In the two days since the Soros Open Society Foundation hack by the DCLeaks collective, several notable revelations have emerged among the data dump of over 2,500 documents exposing the internal strategy of the organization, which expose some of Soros’ tactics to influence and benefit from Europe’s refugee crisis, the opportunistic funding and influence of media organizations, providing cash for assorted “pro-democracy” groups including the infamous La Raza, Soros’ funding of various “social justice” organizations while paying to track unfavorable media coverage including that of Pamela Geller.
One particular leaked memo, profiled earlier by the Daily Caller, argues that Europe’s refugee crisis should be accepted as a “new normal,” and that the refugee crisis means “new opportunities” for Soros’ organization to influence immigration policies on a global scale. OSF program officer Anna Crowley and program specialist Katin Rosin co-authored the May 12 memo, titled “Migration Governance and Enforcement Portfolio Review.”
The nine-page review makes three key points: OSF has been successful at influencing global immigration policy; Europe’s refugee crisis presents “new opportunities” for the organization to influence global immigration policy; and the refugee crisis is the “new normal.”
As the authors write in the introduction, one of the purposes of the review “consider the effectiveness of the approaches we have used to achieve change at the international level.” A section of the review titled “Our Work” describes how America’s least transparent think tank has worked with “leaders in the field” to “shape migration policymaking and influence regional and global processes affecting the way migration is governed and enforced.”
This may be of particular interest to Germans, the majority of whom are displeased with Merkel’s “open door” policies in the aftermath of the recent terrorist attacks on German soil.
In a section titled, “Our Ambitions,” the authors explain: “Our premise for engaging in work related to governance was that, in addition to mitigating the negative effects of enforcement, we should also be supporting actors in the field proactively seeking to change the policies, rules, and regulations that govern migration.”
They write that “we also believed that advances at the regional or international levels could create impetus for policy change or implementation of existing norms at the national level. We deliberately avoided the term ‘global governance’ because there is no single system at the global level for managing migration.”
The same section later states that IMI “has had to be selective and opportunistic, particularly at the global level, in supporting leaders in the field to push thinking on migration and better coordinate advocacy and reform efforts. We have supported initiatives, organizations, and networks whose work ties directly to our aims in the corridors.”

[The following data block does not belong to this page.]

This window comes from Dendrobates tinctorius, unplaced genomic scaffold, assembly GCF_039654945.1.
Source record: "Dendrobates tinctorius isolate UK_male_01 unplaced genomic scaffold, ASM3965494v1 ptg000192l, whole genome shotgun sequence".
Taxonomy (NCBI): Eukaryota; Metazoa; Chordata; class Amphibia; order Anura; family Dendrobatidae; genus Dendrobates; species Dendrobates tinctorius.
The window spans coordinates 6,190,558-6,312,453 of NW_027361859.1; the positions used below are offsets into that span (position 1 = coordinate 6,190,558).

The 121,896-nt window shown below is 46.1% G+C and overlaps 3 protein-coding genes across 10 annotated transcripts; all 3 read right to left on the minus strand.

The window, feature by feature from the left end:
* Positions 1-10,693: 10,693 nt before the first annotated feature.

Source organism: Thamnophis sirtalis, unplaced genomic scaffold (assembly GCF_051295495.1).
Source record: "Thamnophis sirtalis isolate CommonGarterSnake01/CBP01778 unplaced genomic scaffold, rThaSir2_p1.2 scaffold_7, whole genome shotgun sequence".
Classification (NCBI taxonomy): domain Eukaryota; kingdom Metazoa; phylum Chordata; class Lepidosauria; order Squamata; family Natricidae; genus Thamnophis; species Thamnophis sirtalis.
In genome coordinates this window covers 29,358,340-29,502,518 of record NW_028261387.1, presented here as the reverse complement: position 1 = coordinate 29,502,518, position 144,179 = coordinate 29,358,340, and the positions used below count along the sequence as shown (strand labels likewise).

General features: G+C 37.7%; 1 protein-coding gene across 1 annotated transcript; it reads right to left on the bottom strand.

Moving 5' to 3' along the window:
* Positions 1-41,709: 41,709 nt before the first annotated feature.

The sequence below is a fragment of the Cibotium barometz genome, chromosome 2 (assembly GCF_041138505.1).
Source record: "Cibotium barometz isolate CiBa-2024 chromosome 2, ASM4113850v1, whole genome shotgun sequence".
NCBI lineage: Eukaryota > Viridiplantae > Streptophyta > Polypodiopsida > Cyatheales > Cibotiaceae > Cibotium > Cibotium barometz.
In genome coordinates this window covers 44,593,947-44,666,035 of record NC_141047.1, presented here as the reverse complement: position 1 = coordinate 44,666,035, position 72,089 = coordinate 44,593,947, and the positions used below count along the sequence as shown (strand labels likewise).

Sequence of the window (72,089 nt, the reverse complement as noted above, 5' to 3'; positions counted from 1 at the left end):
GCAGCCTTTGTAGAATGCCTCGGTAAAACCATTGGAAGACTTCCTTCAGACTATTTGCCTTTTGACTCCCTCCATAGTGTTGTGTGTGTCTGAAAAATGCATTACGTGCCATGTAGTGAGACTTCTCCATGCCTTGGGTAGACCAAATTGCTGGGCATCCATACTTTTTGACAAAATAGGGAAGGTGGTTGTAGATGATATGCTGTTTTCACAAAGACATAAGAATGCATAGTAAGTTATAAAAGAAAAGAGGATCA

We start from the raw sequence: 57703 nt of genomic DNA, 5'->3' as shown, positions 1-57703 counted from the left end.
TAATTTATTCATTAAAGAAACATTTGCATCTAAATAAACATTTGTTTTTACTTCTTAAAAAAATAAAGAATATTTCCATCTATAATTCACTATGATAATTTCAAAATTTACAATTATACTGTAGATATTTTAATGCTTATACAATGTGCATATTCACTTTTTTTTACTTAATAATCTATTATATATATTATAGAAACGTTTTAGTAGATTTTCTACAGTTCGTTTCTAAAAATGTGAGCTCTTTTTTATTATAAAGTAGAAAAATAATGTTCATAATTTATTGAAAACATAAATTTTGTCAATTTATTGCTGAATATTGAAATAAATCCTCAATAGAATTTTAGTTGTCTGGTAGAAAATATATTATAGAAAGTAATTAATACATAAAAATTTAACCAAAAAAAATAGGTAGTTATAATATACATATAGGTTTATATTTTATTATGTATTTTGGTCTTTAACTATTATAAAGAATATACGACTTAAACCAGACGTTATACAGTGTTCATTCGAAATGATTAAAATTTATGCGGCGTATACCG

“Early on, IMI identified a handful of organizations able to engage on migration globally and transnationally, elevating IMI’s corridor work beyond the national level,” reads another section of the memo, entitled “Our Place.”
“These included key think tanks such as the Migration Policy Institute (MPI) and advocacy networks such as the International Detention Coalition (IDC).” (The authors later note that MPI, a strong advocate of amnesty for illegal immigrants in America, “is sometimes criticized for its closeness to governments, [but] flexible funding from OSF has allowed it to maintain some independence from the governments it advises.”)
The memo also notes that “IMI played a central role in establishing and influencing the goals of two new [European Programme for Integration and Migration] sub-funds on the Common European Asylum System (CEAS) and immigration detention.
More importantly, the memo explains how Europe’s refugee crisis is opening doors for Soros’ organization to further influence global immigration policy.
The authors note that “the current refugee crisis is creating space to reconsider the governance of migration and the international refugee regime.” One reason for this is that the developing countries that make up the Group of 77 at the United Nations were motivated by the refugee crisis to keep immigration issues on the “global agenda,” the memo states. “The refugee crisis and the fear that the interests of migrants fleeing poverty, climate change, generalized violence, or natural disaster would be overlooked at these fora have generated a push from G77 countries to ensure other migration issues remain on the global agenda.”
They also explain that the current crisis provides “new opportunities” for influencing immigration policy on a global scale.
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